What That $10 Shirt Really Costs You!!

Do you ever just feel like you need to buy something to revamp your wardrobe a little bit?  That’s totally where I’m at right now. My summer wardrobe is so tiny and its been so incredibly hot out that I don’t have the option of wearing my warmer clothes, meaning I’m wearing the same few things over and over again. I’ve been a little bummed about not being able to find that linen skirt that I’ve been coveting. It would be really nice to have a summer skirt! I’m also quite intrigued by silk-linen blend tops. Anyone familiar with that fabric? J. Crew’s tee (now an extra 40% off) was first on my wishlist, and now this super adorable T by Alexander Wang one tops the list (that pink color is gorgeous!). But the problem is that I haven’t been paid yet after working for almost three weeks (soon…)!!  I know I could just grab some cheap summer tops for $10, but it seems like a waste to me if they wont get much love. But how much of a waste would it be?

spend or save

To spend or to save…

Ever since I got my final loan statement for medical school (>$200,000), I’ve been doing a lot of reading on personal finance. Every book obviously emphasizes saving and investing. But everybody has to find a balance between saving and spending that works for them. It doesn’t seem logical to save as much money as possible and sacrifice all of the little things that you could buy to make you a little happier in everyday life. But finding that balance can be difficult.

Here’s and example that might help:

Say you buy one $10 shirt per month that you’re not really in love with it, but it’s cute, it fits ok, you’re really in the mood to buy something. Hey, its only $10, right? Not a big deal if you wear it once (if ever!). Say you do this once per month for a year. Its only $120 that you actually spent…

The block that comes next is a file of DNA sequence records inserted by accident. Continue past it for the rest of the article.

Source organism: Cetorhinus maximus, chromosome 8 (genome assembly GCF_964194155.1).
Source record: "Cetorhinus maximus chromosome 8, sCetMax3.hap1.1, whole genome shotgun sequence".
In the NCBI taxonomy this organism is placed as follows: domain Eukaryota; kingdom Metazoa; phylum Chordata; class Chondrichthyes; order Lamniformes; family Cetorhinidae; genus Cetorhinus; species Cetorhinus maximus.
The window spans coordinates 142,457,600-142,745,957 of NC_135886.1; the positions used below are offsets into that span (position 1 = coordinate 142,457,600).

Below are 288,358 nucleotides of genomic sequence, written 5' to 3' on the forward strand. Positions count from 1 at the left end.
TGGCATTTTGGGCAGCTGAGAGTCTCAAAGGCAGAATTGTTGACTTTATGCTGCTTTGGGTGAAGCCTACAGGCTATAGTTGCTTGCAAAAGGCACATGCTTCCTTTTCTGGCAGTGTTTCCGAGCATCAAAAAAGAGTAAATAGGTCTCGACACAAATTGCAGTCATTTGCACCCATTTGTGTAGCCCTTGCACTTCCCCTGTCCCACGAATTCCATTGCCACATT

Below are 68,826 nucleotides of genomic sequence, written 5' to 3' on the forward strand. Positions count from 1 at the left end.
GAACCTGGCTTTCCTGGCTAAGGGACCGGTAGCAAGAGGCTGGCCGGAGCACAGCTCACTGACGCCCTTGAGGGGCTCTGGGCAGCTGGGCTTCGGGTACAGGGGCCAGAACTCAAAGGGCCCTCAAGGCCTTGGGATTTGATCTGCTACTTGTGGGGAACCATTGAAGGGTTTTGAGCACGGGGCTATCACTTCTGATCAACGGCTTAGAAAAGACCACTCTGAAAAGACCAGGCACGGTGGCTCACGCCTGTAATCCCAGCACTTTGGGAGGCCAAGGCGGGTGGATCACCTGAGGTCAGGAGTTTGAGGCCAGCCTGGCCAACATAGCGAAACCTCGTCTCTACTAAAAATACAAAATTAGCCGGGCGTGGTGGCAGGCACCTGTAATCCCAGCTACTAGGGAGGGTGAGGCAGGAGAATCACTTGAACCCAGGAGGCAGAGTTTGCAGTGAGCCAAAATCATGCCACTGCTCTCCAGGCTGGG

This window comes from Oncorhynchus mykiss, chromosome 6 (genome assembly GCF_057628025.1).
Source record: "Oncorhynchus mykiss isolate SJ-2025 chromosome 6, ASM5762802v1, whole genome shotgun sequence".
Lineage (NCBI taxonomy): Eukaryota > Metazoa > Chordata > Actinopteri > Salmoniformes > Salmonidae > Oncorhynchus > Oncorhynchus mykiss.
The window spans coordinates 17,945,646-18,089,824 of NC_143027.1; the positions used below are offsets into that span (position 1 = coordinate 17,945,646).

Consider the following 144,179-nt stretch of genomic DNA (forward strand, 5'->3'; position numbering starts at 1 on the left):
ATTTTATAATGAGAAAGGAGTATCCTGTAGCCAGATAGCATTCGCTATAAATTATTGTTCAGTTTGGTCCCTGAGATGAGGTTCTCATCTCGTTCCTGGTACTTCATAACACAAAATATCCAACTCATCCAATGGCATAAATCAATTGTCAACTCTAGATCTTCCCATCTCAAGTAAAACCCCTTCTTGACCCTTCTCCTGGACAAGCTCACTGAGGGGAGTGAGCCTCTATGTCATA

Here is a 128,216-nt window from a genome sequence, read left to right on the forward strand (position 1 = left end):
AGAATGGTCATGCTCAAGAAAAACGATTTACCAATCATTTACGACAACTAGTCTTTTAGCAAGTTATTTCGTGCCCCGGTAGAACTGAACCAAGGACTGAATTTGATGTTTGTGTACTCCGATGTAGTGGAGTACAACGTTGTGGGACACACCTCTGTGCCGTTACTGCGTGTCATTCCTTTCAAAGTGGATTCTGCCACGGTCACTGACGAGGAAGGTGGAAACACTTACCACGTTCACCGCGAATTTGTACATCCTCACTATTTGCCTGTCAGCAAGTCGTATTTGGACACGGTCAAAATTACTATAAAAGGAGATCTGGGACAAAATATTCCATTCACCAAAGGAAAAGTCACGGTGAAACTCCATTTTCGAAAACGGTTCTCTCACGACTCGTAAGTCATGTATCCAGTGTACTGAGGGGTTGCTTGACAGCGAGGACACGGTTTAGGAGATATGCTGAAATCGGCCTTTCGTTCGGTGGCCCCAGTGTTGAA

We’ll use me for the next part of this example. I’m in my mid-twenties and plan on retiring at 65. So, I spent $120 on items that I never wore. If I would have chosen to invest that $120 in a mutual fund that makes 5% per year, after 40 years, that $120 would have increased to $845 (you can check that number with any compound interest calculator). Surprised? That’s no small number there.

What that means to me is, well, don’t buy it unless you love it. Think every purchase out, because every little thing really does matter!! I’m trying to put this into practice with my monthly purchase goals, but its been difficult. But I’m going to keep trying to get better with it and only buy practical pieces that I’ll wear over and over. I can’t tell you how many $10 purchases I’ve made over the years that I ended up never wearing. Thinking that those purchases could have given me back $70 each at retirement is quite the reality check! Hope you found this interesting 🙂